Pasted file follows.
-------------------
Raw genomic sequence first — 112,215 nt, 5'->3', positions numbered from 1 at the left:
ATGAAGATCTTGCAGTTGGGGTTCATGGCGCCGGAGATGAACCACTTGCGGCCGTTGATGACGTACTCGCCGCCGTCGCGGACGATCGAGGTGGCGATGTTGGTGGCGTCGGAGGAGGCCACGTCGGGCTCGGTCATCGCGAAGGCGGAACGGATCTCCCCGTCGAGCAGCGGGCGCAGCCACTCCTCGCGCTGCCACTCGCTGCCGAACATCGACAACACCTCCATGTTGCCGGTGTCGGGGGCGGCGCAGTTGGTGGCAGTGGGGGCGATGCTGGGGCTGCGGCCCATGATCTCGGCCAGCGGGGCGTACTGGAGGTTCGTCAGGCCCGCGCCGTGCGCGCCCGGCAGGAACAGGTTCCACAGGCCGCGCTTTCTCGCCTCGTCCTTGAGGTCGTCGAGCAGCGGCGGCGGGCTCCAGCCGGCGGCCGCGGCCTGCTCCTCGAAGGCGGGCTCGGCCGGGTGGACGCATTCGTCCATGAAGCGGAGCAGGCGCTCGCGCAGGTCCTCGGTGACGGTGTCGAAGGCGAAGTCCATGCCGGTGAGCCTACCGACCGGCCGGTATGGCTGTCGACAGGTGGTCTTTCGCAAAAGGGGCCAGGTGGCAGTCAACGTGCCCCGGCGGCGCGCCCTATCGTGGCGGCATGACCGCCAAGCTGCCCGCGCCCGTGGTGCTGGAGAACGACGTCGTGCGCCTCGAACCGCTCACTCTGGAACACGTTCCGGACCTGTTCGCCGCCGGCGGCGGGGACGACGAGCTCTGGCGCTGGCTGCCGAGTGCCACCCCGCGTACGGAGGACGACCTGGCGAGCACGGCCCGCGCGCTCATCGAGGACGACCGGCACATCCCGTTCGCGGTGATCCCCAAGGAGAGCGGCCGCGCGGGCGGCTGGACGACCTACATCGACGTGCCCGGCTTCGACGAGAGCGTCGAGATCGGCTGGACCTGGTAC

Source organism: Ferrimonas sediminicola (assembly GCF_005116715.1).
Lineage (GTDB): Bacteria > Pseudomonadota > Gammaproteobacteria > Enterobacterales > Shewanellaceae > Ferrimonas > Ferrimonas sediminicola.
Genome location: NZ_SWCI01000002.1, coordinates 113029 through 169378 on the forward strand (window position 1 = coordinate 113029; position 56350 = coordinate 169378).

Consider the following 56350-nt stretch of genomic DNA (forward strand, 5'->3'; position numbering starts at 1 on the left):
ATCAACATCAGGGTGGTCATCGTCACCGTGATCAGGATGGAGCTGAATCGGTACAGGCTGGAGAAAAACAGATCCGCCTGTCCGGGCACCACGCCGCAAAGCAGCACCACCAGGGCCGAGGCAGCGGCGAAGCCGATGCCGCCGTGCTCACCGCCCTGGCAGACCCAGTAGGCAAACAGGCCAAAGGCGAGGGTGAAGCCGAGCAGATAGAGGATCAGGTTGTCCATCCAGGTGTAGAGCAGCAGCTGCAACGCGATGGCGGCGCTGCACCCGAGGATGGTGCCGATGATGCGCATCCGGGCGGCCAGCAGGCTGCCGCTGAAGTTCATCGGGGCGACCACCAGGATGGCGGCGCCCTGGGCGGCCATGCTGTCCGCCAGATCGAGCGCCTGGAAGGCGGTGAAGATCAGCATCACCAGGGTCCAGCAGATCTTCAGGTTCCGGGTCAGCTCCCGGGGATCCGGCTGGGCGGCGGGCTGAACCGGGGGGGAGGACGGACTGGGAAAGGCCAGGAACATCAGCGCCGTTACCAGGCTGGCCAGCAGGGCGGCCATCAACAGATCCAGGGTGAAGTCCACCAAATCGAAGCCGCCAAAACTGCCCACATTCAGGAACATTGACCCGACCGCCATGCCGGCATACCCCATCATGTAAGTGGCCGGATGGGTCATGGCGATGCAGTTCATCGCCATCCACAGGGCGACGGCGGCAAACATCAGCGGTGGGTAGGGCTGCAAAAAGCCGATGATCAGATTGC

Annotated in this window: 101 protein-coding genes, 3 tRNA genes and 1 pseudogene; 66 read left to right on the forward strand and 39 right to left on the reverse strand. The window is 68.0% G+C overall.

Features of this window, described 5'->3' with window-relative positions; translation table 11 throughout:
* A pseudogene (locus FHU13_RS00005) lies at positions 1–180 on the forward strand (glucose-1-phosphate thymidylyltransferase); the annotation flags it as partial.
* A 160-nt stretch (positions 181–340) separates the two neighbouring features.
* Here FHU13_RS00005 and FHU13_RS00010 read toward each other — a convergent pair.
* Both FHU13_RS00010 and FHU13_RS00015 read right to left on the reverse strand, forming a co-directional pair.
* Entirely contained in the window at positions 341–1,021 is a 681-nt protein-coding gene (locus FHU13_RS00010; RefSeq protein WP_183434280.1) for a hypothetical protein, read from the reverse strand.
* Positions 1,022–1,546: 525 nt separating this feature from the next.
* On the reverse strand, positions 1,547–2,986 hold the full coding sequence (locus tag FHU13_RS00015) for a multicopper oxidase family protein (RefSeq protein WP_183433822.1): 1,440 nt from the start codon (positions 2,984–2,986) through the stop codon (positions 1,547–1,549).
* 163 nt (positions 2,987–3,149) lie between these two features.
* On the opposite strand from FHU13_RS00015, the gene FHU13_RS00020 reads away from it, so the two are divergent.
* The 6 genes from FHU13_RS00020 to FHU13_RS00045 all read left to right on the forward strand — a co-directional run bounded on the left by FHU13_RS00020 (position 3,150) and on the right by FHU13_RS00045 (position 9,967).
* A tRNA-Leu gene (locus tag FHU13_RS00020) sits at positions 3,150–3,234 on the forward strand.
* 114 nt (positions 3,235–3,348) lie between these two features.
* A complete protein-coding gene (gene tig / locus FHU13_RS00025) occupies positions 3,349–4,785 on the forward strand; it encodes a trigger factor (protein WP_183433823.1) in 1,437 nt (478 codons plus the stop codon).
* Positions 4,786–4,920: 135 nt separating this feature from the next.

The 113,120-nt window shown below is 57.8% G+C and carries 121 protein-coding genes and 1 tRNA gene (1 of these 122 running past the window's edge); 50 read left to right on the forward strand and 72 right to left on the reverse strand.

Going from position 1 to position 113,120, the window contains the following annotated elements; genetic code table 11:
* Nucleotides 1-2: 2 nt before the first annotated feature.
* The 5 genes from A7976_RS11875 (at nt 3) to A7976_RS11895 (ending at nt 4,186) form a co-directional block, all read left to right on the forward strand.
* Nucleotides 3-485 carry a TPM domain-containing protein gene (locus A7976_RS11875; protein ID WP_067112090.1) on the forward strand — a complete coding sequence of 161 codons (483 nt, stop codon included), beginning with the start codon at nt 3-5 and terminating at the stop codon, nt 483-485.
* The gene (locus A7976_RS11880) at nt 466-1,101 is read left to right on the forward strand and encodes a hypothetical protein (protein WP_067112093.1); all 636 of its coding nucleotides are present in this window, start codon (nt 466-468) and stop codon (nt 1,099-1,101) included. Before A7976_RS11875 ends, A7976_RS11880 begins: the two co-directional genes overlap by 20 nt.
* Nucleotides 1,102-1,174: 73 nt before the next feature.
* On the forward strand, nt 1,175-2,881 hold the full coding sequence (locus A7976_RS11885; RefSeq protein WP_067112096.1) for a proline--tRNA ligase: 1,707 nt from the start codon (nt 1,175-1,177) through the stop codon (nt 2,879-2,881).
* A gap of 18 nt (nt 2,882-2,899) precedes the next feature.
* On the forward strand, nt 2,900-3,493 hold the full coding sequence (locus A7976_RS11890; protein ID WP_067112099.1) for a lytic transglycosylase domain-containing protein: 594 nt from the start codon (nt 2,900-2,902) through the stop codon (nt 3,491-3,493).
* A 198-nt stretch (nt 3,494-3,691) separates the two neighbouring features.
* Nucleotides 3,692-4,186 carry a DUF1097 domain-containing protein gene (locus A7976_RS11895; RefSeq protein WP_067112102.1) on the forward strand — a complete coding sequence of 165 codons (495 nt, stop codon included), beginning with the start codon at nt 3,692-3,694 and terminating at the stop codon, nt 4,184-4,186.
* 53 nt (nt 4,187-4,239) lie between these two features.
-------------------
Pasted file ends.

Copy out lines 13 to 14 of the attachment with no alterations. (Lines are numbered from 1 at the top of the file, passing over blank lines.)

* Both FHU13_RS00010 and FHU13_RS00015 read right to left on the reverse strand, forming a co-directional pair.
* Entirely contained in the window at positions 341–1,021 is a 681-nt protein-coding gene (locus FHU13_RS00010; RefSeq protein WP_183434280.1) for a hypothetical protein, read from the reverse strand.